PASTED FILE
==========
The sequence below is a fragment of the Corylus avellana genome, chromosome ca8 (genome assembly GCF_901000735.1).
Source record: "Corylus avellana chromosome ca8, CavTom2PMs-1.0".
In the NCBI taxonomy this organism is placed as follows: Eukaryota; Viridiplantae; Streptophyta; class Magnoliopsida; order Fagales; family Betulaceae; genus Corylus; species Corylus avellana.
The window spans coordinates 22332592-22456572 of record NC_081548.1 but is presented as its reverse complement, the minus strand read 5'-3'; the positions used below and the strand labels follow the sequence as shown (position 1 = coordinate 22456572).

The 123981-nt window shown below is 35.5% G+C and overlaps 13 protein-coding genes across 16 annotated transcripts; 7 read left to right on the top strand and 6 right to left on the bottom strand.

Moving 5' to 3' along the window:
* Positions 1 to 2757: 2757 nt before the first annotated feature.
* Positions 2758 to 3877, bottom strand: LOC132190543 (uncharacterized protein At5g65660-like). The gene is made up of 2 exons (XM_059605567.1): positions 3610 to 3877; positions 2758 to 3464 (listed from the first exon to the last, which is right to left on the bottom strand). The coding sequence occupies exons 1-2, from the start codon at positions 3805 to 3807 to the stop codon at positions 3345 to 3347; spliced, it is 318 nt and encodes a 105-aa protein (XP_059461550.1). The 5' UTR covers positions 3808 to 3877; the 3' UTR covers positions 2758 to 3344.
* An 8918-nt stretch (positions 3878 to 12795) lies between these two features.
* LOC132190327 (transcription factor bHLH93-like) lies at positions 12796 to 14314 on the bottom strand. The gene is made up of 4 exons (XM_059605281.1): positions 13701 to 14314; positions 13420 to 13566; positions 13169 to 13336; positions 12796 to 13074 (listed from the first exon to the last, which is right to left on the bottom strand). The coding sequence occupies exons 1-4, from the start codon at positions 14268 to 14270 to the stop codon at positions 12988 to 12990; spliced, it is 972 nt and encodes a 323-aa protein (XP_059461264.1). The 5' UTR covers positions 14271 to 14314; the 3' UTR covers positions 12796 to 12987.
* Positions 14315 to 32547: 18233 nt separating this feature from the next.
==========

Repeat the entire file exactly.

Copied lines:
The sequence below is a fragment of the Corylus avellana genome, chromosome ca8 (genome assembly GCF_901000735.1).
Source record: "Corylus avellana chromosome ca8, CavTom2PMs-1.0".
In the NCBI taxonomy this organism is placed as follows: Eukaryota; Viridiplantae; Streptophyta; class Magnoliopsida; order Fagales; family Betulaceae; genus Corylus; species Corylus avellana.
The window spans coordinates 22332592-22456572 of record NC_081548.1 but is presented as its reverse complement, the minus strand read 5'-3'; the positions used below and the strand labels follow the sequence as shown (position 1 = coordinate 22456572).

The 123981-nt window shown below is 35.5% G+C and overlaps 13 protein-coding genes across 16 annotated transcripts; 7 read left to right on the top strand and 6 right to left on the bottom strand.

Moving 5' to 3' along the window:
* Positions 1 to 2757: 2757 nt before the first annotated feature.
* Positions 2758 to 3877, bottom strand: LOC132190543 (uncharacterized protein At5g65660-like). The gene is made up of 2 exons (XM_059605567.1): positions 3610 to 3877; positions 2758 to 3464 (listed from the first exon to the last, which is right to left on the bottom strand). The coding sequence occupies exons 1-2, from the start codon at positions 3805 to 3807 to the stop codon at positions 3345 to 3347; spliced, it is 318 nt and encodes a 105-aa protein (XP_059461550.1). The 5' UTR covers positions 3808 to 3877; the 3' UTR covers positions 2758 to 3344.
* An 8918-nt stretch (positions 3878 to 12795) lies between these two features.
* LOC132190327 (transcription factor bHLH93-like) lies at positions 12796 to 14314 on the bottom strand. The gene is made up of 4 exons (XM_059605281.1): positions 13701 to 14314; positions 13420 to 13566; positions 13169 to 13336; positions 12796 to 13074 (listed from the first exon to the last, which is right to left on the bottom strand). The coding sequence occupies exons 1-4, from the start codon at positions 14268 to 14270 to the stop codon at positions 12988 to 12990; spliced, it is 972 nt and encodes a 323-aa protein (XP_059461264.1). The 5' UTR covers positions 14271 to 14314; the 3' UTR covers positions 12796 to 12987.
* Positions 14315 to 32547: 18233 nt separating this feature from the next.